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The ABC's of being a children's Librarian

The Circus Ship by Chris Van Dusen

The circus ship

The Circus Ship by Chris Van Dusen

Picture Books

Ages: 3-5

Topics: Circus animals, friendship,

Find this book at your local library

This cute book is actually based on true events from 1836. A ship, The Royal Tar, was traveling from New Brunswick to Maine ran into a gale and sank, taking much of the passengers and animals with it. Although it seems like the elephant managed to swim to the nearby Brimstone Island.

This book tells the story of circus animals worked to the bone by their mean owner Mr. Paine. When the ship sank, he could only think of rescuing himself. As the animals swam all night to find a safe place to stay. They came across an island and quickly tried to blend in, although they didn’t do a very good job. Although the townspeople were bothered by their presence, they soon began to form a friendship. A friendship that helped save the animals from their owner Mr. Paine’s return.

The book is told in rhyme and really is really fun to read. It’s definitely too lengthy for the baby/toddler age range (0-3). But I think the preschoolers will really enjoy the story. Who wouldn’t?

The people in the neighborhood

had just begun to rise,

and when they saw those animals,

they had to rub their eyes.

They thought they saw an elephant -

but wait, how could that be?

And what’s that little monkey doing

in the cherry tree?

The animals cause some havoc when they first arrive at the island, but soon they make this island their home. Although the true story has a very depressing ending, this retelling puts a happier spin on the story. What is the most appealing about this book though, are the illustrations. They are beautifully detailed works of art. The jeweled tones add a richness to this book, highlighting facial expressions and making everything stand out more.

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The Tiny King by Taro Miura

The tiny king

The Tiny King by Taro Miura

Picture Books

Ages: 3-5

Topics: family, size, happiness

Find this book at your local library

This is the story of the Tiny King who lives in a world where everything is too big, and too lonely for him. He lives in a big castle, he eats at a big table, and  he has a huge bathtub.

The Tiny King ate alone at a big, big table.

A huge feast of delicious food was laid out every day.

But the Tiny King was just one tiny person.

He could never finish so much food all my himself.

One day he meets a big princess that they have a rather large family together (ten children).  Before long, everything that was too big for the Tiny King, becomes just the right size for his family. It is a cute little book, minimal story, but wonderful illustrations. The art covers many concepts, from colors to numbers and letters. What drew my eye to this title are the illustrations. Knowing that Miura is a graphic designer explains much of his work. The bright, bold cutouts, the use of collage and Japanese print are eye-catching, and wonderful to look at. There are so many small details on each page. You could spend so much time on just page to take it all in.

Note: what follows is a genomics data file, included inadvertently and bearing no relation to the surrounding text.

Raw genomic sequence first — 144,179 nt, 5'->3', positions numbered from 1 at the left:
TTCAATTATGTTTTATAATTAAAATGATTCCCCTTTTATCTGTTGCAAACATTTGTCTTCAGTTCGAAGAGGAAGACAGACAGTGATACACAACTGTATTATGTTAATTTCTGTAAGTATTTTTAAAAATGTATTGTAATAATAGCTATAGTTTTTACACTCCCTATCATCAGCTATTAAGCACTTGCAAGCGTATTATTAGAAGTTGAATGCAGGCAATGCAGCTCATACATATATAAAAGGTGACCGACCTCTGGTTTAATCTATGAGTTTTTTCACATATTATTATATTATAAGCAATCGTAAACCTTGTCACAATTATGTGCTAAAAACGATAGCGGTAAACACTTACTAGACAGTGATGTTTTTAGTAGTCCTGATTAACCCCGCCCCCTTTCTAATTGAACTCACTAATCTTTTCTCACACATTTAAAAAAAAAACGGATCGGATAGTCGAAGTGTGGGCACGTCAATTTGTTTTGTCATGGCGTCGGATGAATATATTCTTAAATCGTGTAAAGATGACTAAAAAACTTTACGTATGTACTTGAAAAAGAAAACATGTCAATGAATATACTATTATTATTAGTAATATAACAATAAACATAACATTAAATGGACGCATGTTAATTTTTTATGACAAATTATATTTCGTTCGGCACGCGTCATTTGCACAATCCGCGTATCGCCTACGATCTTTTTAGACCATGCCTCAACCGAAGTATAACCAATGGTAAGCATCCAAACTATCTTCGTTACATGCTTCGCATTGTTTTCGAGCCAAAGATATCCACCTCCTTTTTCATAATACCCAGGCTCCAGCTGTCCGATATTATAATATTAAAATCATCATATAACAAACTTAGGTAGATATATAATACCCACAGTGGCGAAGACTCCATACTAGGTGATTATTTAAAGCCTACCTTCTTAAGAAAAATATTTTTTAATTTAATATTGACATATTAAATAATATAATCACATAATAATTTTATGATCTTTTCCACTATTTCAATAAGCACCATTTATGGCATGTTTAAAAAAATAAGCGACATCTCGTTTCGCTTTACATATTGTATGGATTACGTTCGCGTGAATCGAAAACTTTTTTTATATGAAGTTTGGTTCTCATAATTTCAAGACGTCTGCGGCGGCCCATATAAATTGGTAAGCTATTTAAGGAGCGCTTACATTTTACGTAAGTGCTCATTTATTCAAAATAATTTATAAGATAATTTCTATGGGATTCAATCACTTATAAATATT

About the author (from the publisher):

Taro Miura is an award-winning illustrator and graphic designer. He is the author-illustrator of Ton and Tools, and his work has been shown several times at the Bologna Illustrator’s Exhibition.

About The Tiny King, he says, “its a simple story about a lonely king whose life is completely changed by having a family. If this story reminds the fathers, mothers and children who read it about the joy of having a family, it will make me very happy.” Taro Miura lives in Japan.

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Recess Mess by Grace Maccarone

Recess mess

Recess Mess by Grace Maccarone

Easy Reader

Age: 5+

Topics: Recess, reading, school

Find this book at your local library

Its recess time at school, and the kids are outside playing and having fun until Sam has to use the bathroom. But, he doesn’t know how to read the signs on the door and isn’t sure which one he is supposed to enter.

There is so much I love about this book. First, there is so much diversity. The kids are an even mix of genders and cultures, even including one child in a wheelchair. What I like is that nothing is depicted as special or unique. This class is just a bunch of kids having fun at recess. I like Sam’s trick for figuring out which bathroom is his. I especially like how he used this opportunity to learn new words, as well as to teach himself how to spell. Kids will enjoy this book for its easy rhymes, and its easy-to-relate-to storyline. The simple sentences and rhymes will help new readers figure out the words on the page.